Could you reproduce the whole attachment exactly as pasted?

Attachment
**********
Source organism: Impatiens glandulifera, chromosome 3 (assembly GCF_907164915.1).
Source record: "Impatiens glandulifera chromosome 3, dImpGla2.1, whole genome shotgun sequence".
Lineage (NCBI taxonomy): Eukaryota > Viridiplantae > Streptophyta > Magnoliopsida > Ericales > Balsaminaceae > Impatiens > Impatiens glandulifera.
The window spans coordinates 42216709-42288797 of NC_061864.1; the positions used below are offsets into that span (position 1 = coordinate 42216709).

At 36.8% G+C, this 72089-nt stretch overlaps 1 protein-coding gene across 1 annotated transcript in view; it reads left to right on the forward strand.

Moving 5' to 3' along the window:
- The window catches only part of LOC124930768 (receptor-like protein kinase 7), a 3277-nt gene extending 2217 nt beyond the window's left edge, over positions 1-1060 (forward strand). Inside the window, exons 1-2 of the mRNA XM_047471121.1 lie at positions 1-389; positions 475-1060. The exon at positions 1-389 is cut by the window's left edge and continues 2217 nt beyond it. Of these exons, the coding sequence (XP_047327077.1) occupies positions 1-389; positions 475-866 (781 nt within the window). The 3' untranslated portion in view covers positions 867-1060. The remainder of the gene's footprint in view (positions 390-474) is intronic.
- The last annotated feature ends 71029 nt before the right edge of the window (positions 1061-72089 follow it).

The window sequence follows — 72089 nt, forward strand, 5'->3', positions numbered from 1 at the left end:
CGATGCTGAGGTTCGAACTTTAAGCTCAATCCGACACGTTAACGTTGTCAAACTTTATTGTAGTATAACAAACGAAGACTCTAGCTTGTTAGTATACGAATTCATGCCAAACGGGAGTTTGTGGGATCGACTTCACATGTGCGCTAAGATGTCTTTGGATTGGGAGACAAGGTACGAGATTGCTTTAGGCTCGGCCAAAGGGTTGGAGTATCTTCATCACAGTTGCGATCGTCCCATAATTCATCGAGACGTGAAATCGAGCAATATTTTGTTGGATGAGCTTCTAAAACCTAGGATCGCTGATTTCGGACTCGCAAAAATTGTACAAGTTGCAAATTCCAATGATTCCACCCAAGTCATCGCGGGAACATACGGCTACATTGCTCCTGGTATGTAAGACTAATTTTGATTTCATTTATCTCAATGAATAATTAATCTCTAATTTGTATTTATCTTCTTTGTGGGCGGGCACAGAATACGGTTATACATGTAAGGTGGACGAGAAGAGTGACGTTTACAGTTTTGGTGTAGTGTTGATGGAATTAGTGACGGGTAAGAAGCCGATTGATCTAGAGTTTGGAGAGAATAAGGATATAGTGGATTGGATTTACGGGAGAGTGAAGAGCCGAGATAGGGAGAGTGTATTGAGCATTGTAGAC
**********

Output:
Source organism: Impatiens glandulifera, chromosome 3 (assembly GCF_907164915.1).
Source record: "Impatiens glandulifera chromosome 3, dImpGla2.1, whole genome shotgun sequence".
Lineage (NCBI taxonomy): Eukaryota > Viridiplantae > Streptophyta > Magnoliopsida > Ericales > Balsaminaceae > Impatiens > Impatiens glandulifera.
The window spans coordinates 42216709-42288797 of NC_061864.1; the positions used below are offsets into that span (position 1 = coordinate 42216709).

At 36.8% G+C, this 72089-nt stretch overlaps 1 protein-coding gene across 1 annotated transcript in view; it reads left to right on the forward strand.

Moving 5' to 3' along the window:
- The window catches only part of LOC124930768 (receptor-like protein kinase 7), a 3277-nt gene extending 2217 nt beyond the window's left edge, over positions 1-1060 (forward strand). Inside the window, exons 1-2 of the mRNA XM_047471121.1 lie at positions 1-389; positions 475-1060. The exon at positions 1-389 is cut by the window's left edge and continues 2217 nt beyond it. Of these exons, the coding sequence (XP_047327077.1) occupies positions 1-389; positions 475-866 (781 nt within the window). The 3' untranslated portion in view covers positions 867-1060. The remainder of the gene's footprint in view (positions 390-474) is intronic.
- The last annotated feature ends 71029 nt before the right edge of the window (positions 1061-72089 follow it).

The window sequence follows — 72089 nt, forward strand, 5'->3', positions numbered from 1 at the left end:
CGATGCTGAGGTTCGAACTTTAAGCTCAATCCGACACGTTAACGTTGTCAAACTTTATTGTAGTATAACAAACGAAGACTCTAGCTTGTTAGTATACGAATTCATGCCAAACGGGAGTTTGTGGGATCGACTTCACATGTGCGCTAAGATGTCTTTGGATTGGGAGACAAGGTACGAGATTGCTTTAGGCTCGGCCAAAGGGTTGGAGTATCTTCATCACAGTTGCGATCGTCCCATAATTCATCGAGACGTGAAATCGAGCAATATTTTGTTGGATGAGCTTCTAAAACCTAGGATCGCTGATTTCGGACTCGCAAAAATTGTACAAGTTGCAAATTCCAATGATTCCACCCAAGTCATCGCGGGAACATACGGCTACATTGCTCCTGGTATGTAAGACTAATTTTGATTTCATTTATCTCAATGAATAATTAATCTCTAATTTGTATTTATCTTCTTTGTGGGCGGGCACAGAATACGGTTATACATGTAAGGTGGACGAGAAGAGTGACGTTTACAGTTTTGGTGTAGTGTTGATGGAATTAGTGACGGGTAAGAAGCCGATTGATCTAGAGTTTGGAGAGAATAAGGATATAGTGGATTGGATTTACGGGAGAGTGAAGAGCCGAGATAGGGAGAGTGTATTGAGCATTGTAGAC